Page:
The Howard County Council approved County Executive Allan Kittleman’s fiscal 2017 Capital and Operating Budgets in May, casting its second consecutive unanimous budget vote in recent history.

“This budget demonstrates we can live within our means, while sustaining our shared priorities,” Kittleman said. As with last year’s budget, he said, the county faces many competing needs and requests, while anticipating only modest revenue growth.

“We prioritized education, public safety, community services, maintenance of infrastructure and transportation,” Kittleman said. “The approved operating budget totals $1.5 billion for all funds, including $1.06 million for the General Fund. The approved capital budget totals $316.2 million.”

The fiscal 2017 budget includes $77.3 million for county school projects ($44 million from the county, $33.3 million from the state), $9.8 million more than the previous year’s figure.

It also includes funding for the Elkridge library and 50+ Center, renovations to the Central and East Columbia libraries, new fire stations in Elkridge and Waterloo, Phase 3 of Blandair Regional Park, flood mitigation projects in historic Ellicott City and planning funds for a pool at the North Laurel Community Center.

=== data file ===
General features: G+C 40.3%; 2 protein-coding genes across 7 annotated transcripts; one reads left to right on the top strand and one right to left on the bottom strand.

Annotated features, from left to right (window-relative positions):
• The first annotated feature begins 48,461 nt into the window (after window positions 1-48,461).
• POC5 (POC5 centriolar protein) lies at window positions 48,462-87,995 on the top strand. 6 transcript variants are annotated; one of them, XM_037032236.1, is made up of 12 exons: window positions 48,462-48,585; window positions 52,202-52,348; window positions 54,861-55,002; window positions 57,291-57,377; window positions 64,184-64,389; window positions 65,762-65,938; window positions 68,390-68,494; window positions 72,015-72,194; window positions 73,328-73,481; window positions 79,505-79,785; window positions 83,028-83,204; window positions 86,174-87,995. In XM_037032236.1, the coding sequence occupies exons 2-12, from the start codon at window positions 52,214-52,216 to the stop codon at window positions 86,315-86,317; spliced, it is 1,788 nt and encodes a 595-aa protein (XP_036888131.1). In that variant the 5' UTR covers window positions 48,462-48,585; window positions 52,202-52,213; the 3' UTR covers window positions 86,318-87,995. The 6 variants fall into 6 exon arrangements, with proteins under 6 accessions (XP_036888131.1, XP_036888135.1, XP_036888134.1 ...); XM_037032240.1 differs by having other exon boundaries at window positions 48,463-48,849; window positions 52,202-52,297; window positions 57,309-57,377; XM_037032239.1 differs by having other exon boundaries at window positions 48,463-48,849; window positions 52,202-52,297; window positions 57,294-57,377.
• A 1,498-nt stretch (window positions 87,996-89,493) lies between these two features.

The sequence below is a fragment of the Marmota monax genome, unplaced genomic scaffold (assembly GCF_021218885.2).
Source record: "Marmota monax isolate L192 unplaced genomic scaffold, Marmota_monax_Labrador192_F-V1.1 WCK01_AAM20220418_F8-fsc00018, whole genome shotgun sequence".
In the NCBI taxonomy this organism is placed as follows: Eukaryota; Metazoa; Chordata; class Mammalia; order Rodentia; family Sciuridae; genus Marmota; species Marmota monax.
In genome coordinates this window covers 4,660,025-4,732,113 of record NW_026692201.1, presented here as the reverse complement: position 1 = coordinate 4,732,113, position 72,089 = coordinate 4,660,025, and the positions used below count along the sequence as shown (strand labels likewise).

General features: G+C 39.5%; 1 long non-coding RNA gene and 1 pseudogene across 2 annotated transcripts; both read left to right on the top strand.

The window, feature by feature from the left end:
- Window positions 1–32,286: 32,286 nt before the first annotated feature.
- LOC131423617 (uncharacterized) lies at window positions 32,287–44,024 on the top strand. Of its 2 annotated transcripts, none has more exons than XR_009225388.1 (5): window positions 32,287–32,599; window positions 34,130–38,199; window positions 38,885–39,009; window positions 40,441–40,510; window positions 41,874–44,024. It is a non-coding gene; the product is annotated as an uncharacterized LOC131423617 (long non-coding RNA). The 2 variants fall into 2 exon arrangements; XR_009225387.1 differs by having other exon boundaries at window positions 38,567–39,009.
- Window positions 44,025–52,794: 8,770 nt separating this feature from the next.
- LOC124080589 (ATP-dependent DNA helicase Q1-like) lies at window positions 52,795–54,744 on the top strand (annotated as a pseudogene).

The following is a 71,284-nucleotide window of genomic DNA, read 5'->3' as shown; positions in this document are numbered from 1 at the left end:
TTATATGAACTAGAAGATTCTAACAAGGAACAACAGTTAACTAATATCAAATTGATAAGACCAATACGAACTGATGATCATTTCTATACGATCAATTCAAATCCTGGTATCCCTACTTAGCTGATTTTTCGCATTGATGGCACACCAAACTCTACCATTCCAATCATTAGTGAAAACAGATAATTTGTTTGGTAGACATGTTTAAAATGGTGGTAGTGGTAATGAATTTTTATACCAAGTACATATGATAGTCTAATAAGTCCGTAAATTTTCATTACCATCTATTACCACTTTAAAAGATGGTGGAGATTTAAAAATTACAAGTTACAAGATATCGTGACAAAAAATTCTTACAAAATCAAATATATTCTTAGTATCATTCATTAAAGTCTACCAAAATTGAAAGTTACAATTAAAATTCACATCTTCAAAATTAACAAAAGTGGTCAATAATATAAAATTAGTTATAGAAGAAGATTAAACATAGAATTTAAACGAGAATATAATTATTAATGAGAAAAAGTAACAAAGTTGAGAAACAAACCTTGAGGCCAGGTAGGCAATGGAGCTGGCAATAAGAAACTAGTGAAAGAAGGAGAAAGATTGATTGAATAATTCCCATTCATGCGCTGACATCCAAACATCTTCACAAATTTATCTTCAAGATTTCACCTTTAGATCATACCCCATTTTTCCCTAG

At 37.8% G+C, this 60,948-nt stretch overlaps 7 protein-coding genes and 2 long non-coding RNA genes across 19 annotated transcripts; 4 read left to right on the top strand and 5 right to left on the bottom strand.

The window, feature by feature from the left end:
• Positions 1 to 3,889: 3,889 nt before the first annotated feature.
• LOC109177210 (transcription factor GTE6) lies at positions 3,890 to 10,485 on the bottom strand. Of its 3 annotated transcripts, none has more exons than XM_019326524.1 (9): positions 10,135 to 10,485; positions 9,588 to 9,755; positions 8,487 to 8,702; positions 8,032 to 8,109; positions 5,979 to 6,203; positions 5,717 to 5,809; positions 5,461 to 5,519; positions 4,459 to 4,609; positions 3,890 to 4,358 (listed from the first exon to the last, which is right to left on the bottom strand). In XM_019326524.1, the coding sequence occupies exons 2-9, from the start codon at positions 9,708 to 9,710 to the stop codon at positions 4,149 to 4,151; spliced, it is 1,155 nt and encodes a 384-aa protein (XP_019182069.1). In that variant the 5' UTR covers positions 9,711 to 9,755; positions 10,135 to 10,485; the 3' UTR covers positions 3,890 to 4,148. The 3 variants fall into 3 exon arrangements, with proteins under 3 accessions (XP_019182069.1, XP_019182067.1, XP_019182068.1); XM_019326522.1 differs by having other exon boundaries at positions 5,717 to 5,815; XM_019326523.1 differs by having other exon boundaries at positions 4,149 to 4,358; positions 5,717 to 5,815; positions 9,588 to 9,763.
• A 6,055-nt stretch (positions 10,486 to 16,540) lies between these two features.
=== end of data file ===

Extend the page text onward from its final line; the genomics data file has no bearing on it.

The budget dedicates nearly $14 million to road construction, $5 million to resurfacing, and $45 million to water and sewer projects.

School Daze

The county’s General Fund Operating Budget includes $562 million in direct county funding for the Howard County Public School System (HCPSS) — the highest level of funding ever, and a figure that exceeds the required Maintenance of Effort by $7.2 million. It fully funds negotiated teacher pay raises, special education and 56 new teacher positions to accommodate increased enrollment.

That didn’t prevent the HCPSS Board of Education (BOE) and Administration, however, from predicting a doomsday scenario fraught with increased class sizes, staff furloughs, nearly 200 layoffs, reallocation of some special education funds and the cutting of all new initiatives.

The BOE also resorted to a hastily arranged online public survey to encourage public input into the process. Ironically (or perhaps not), the BOE deemed that sort of guidance irrelevant and unnecessary only 14 months ago, when it disbanded its longstanding citizen’s budget review committee.

At the May legislative hearing, Special Education Citizens Advisory Committee Chair Barbara Krupiarz was among those questioning the BOE’s need to reallocate $490,000 in special education funds to its fixed charges category.

“[The BOE] has been historically bad at estimating fixed charges,” she said. “They estimate that they may be in the hole and end up with millions in surplus by the end of the year … based on past experience.”

Under The Microscope

The beleaguered BOE and school administration petitioned the Howard County Council to restore an additional $50.4 million that the school system was seeking over and above its current increase, prompting an unexpected response from Council Chair Calvin Ball (D-Dist. 2). Rather than acquiesce, he instead called for the County Auditor’s office to conduct a financial audit of items that may include the school system’s special education programs, legal services, and its health and dental fund.